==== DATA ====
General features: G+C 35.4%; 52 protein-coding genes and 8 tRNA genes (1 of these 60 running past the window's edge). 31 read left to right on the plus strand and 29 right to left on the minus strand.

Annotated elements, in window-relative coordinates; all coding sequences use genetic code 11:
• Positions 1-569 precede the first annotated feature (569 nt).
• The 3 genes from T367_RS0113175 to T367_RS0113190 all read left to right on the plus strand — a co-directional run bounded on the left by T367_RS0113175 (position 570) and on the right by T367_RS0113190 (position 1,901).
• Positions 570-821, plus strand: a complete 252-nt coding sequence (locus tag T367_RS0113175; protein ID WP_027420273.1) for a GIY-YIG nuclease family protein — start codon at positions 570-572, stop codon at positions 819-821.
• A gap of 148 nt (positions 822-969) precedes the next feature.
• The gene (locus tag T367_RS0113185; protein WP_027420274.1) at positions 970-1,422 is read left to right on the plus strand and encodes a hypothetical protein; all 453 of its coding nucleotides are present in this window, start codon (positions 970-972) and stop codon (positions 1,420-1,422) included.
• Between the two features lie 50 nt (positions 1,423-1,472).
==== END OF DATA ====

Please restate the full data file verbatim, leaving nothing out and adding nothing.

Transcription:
General features: G+C 35.4%; 52 protein-coding genes and 8 tRNA genes (1 of these 60 running past the window's edge). 31 read left to right on the plus strand and 29 right to left on the minus strand.

Annotated elements, in window-relative coordinates; all coding sequences use genetic code 11:
• Positions 1-569 precede the first annotated feature (569 nt).
• The 3 genes from T367_RS0113175 to T367_RS0113190 all read left to right on the plus strand — a co-directional run bounded on the left by T367_RS0113175 (position 570) and on the right by T367_RS0113190 (position 1,901).
• Positions 570-821, plus strand: a complete 252-nt coding sequence (locus tag T367_RS0113175; protein ID WP_027420273.1) for a GIY-YIG nuclease family protein — start codon at positions 570-572, stop codon at positions 819-821.
• A gap of 148 nt (positions 822-969) precedes the next feature.
• The gene (locus tag T367_RS0113185; protein WP_027420274.1) at positions 970-1,422 is read left to right on the plus strand and encodes a hypothetical protein; all 453 of its coding nucleotides are present in this window, start codon (positions 970-972) and stop codon (positions 1,420-1,422) included.
• Between the two features lie 50 nt (positions 1,423-1,472).